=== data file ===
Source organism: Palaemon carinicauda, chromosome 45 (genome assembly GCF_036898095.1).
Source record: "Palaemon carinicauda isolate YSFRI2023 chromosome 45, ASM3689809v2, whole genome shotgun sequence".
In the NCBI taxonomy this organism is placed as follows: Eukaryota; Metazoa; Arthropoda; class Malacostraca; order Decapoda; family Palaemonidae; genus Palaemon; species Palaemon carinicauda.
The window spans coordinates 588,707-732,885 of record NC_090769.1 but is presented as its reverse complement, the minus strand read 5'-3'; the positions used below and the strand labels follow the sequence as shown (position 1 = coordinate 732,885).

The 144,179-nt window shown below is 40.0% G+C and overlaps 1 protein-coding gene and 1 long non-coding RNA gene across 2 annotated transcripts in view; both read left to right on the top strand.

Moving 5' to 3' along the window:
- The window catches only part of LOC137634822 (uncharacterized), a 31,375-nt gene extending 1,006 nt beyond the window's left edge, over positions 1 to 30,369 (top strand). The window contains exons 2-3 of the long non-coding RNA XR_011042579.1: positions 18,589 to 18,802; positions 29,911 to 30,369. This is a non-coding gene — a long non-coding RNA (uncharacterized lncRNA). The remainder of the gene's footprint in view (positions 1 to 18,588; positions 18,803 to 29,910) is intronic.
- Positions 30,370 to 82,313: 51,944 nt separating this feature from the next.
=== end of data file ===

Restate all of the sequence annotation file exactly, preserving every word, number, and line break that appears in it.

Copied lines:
Source organism: Palaemon carinicauda, chromosome 45 (genome assembly GCF_036898095.1).
Source record: "Palaemon carinicauda isolate YSFRI2023 chromosome 45, ASM3689809v2, whole genome shotgun sequence".
In the NCBI taxonomy this organism is placed as follows: Eukaryota; Metazoa; Arthropoda; class Malacostraca; order Decapoda; family Palaemonidae; genus Palaemon; species Palaemon carinicauda.
The window spans coordinates 588,707-732,885 of record NC_090769.1 but is presented as its reverse complement, the minus strand read 5'-3'; the positions used below and the strand labels follow the sequence as shown (position 1 = coordinate 732,885).

The 144,179-nt window shown below is 40.0% G+C and overlaps 1 protein-coding gene and 1 long non-coding RNA gene across 2 annotated transcripts in view; both read left to right on the top strand.

Moving 5' to 3' along the window:
- The window catches only part of LOC137634822 (uncharacterized), a 31,375-nt gene extending 1,006 nt beyond the window's left edge, over positions 1 to 30,369 (top strand). The window contains exons 2-3 of the long non-coding RNA XR_011042579.1: positions 18,589 to 18,802; positions 29,911 to 30,369. This is a non-coding gene — a long non-coding RNA (uncharacterized lncRNA). The remainder of the gene's footprint in view (positions 1 to 18,588; positions 18,803 to 29,910) is intronic.
- Positions 30,370 to 82,313: 51,944 nt separating this feature from the next.